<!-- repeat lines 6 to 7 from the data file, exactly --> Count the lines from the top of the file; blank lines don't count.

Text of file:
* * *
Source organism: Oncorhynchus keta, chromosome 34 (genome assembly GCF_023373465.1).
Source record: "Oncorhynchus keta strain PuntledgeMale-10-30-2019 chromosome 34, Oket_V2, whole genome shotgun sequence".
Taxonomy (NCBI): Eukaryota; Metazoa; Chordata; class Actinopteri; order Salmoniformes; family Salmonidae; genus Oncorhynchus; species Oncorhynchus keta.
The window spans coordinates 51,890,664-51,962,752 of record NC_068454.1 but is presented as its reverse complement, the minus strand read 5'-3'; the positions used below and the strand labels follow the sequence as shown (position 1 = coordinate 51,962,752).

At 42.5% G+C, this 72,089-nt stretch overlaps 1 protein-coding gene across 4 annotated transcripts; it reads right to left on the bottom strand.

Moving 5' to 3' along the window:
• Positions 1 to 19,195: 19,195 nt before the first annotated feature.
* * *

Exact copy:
Moving 5' to 3' along the window:
• Positions 1 to 19,195: 19,195 nt before the first annotated feature.